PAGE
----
East Boston based Project Bread met its goal of raising more than $3 million during the 44th Annual Walk for Hunger Sunday.
Over 41,000 walkers and 2,000 volunteers help raise $3.6 million for a wide range of community hunger relief programs across the state.
Despite a rainy week, the sun broke through to shine on the participants in the 20-mile Walk with the funds raised going to 450 community programs that include emergency food providers, schools, summer food programs, community health centers, farmers’ markets, community suppers, and home care organizations.
“We’re all heartened that our economy is showing signs of recovery,” said Project Bread’s Executive Director Ellen Parker, “But we know that over 700,000 people in Massachusetts struggle to put food on the table. For families, it’s particularly difficult. That’s why we’re providing as much support as possible to community organizations that provide food for children – for example, we’re supporting preschools, schools, afterschool programs, as well as summer food programs.”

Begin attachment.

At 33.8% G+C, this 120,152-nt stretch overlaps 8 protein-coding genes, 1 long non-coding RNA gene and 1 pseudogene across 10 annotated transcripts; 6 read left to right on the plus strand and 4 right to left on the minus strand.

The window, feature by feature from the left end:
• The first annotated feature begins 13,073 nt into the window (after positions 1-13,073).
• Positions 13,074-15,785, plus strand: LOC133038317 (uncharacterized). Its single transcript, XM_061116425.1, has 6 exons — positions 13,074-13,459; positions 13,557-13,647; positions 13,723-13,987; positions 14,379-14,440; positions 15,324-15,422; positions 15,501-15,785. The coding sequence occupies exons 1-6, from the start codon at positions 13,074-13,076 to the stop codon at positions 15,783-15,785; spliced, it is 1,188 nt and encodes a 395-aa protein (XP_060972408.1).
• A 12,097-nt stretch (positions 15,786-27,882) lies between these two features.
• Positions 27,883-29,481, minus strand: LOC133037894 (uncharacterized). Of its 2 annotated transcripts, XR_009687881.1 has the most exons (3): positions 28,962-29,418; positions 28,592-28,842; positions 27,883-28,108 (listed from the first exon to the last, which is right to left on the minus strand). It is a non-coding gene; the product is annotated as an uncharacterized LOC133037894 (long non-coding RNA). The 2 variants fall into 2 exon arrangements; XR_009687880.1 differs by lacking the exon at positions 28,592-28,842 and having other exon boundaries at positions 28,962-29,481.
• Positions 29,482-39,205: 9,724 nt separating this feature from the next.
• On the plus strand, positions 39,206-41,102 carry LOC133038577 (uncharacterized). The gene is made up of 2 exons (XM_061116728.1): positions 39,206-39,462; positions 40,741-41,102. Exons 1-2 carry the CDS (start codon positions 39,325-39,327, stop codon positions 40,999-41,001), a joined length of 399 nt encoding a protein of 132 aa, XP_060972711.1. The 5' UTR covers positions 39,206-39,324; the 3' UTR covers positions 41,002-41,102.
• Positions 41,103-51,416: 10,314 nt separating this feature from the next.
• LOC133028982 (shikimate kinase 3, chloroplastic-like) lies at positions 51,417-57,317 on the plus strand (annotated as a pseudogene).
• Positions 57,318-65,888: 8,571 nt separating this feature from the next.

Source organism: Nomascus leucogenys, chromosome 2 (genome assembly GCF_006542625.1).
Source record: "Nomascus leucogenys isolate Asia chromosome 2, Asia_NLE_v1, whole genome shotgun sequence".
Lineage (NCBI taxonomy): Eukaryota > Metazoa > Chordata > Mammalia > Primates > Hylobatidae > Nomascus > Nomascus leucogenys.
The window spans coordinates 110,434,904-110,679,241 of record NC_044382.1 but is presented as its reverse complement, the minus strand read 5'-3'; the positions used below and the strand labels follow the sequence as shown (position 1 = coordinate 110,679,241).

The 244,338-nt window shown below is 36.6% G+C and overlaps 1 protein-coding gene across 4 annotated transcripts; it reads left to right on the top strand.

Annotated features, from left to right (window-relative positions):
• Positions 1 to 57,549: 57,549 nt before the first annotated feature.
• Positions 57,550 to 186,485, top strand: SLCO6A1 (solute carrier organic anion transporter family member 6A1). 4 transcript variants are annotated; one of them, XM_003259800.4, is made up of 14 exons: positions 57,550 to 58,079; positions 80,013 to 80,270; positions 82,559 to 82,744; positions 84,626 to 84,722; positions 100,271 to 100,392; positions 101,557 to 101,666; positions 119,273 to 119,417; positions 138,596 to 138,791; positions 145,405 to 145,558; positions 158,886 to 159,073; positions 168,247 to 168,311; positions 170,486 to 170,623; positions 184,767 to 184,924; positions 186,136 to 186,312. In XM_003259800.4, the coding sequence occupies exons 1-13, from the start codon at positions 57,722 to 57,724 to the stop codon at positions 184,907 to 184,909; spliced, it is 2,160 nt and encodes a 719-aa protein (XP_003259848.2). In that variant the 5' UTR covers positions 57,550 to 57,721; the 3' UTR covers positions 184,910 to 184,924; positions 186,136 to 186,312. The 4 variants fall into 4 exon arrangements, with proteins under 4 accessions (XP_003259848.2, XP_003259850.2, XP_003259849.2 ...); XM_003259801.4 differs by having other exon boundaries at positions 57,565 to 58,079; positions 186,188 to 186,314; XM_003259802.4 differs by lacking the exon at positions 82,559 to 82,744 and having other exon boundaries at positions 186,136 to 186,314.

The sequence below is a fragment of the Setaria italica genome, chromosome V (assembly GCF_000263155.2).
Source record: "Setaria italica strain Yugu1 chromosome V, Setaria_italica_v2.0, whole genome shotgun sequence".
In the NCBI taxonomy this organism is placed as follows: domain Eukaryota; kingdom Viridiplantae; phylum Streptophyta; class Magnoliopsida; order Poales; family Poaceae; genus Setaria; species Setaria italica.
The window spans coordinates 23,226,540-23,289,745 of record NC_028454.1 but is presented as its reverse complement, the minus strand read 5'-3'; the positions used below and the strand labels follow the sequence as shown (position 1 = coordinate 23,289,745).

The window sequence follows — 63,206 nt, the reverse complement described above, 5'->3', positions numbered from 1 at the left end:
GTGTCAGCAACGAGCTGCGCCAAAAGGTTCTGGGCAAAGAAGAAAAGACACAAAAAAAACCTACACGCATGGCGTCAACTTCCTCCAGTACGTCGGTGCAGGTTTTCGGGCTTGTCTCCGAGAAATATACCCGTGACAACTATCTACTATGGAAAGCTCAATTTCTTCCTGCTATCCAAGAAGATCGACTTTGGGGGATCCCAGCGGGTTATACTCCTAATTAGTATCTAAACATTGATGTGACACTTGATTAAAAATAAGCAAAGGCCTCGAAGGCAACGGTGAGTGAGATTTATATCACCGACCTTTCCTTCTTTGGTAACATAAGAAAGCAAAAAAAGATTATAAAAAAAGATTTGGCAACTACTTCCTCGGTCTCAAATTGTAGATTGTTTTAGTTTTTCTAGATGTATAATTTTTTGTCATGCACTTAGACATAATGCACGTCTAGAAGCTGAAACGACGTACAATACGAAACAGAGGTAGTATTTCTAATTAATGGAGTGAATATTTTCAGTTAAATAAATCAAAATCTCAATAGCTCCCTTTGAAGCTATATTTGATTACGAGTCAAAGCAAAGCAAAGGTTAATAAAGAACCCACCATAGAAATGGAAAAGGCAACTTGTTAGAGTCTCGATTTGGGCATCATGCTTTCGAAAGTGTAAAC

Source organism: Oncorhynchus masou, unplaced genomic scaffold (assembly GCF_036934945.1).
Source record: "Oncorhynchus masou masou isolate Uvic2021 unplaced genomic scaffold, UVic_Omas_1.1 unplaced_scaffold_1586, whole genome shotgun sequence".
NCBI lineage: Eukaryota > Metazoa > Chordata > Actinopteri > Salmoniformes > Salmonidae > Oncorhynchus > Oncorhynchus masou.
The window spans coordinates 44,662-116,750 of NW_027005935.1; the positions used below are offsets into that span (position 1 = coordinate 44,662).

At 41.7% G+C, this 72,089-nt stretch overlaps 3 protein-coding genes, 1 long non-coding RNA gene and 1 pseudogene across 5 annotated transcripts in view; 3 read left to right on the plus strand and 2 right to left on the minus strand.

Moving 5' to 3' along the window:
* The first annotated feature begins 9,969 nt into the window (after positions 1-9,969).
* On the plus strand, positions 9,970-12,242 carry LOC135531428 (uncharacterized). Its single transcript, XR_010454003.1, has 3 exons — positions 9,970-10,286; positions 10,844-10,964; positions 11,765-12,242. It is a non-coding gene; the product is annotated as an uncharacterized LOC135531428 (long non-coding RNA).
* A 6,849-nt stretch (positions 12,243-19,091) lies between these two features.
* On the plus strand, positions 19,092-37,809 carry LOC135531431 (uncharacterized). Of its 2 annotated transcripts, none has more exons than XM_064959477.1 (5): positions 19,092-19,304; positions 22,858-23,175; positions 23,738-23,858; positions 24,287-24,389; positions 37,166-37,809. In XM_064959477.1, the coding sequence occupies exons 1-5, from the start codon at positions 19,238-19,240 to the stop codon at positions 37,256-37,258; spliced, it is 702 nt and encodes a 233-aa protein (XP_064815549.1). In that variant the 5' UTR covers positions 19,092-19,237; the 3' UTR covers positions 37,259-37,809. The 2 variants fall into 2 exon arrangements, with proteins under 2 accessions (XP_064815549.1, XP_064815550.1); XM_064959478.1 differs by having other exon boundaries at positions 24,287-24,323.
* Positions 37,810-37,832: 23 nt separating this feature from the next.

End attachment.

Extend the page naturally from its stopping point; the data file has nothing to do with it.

Parker added that when a family gets predictable and good quality meals for their children every school day, they save money, which can then be put toward a healthy dinner at night.
In its fourth decade, The Walk for Hunger has demonstrated extraordinary staying power. It’s the largest and oldest one-day walk-a-thon for hunger in the country, starting in 1969 with 2,000 Walkers who raised $26,000 for two emergency food programs. During the past 44 years, more than a million participants have raised nearly $85 million to help hungry people in Massachusetts.
Organizers attribute its enduring strength to the use of online fundraising tools, which allow supporters to bring in donations from every state in the union as well as a dozen foreign countries.
The Facebook application, a new feature launched last year, brought in over $80,000 in donations for the Walk.
The virtual Walker feature, which includes more than 180 fundraisers, raised $10,000 this year. The feature allowed participants who were out of the country or unable to attend Sunday’s Walk to continue fundraising for people in the state.
“We can say that we’ve kept up with the technology,” said Parker, “But the fact is that this Walk is a beloved tradition, and if we didn’t organize it, the Walkers would come anyway.”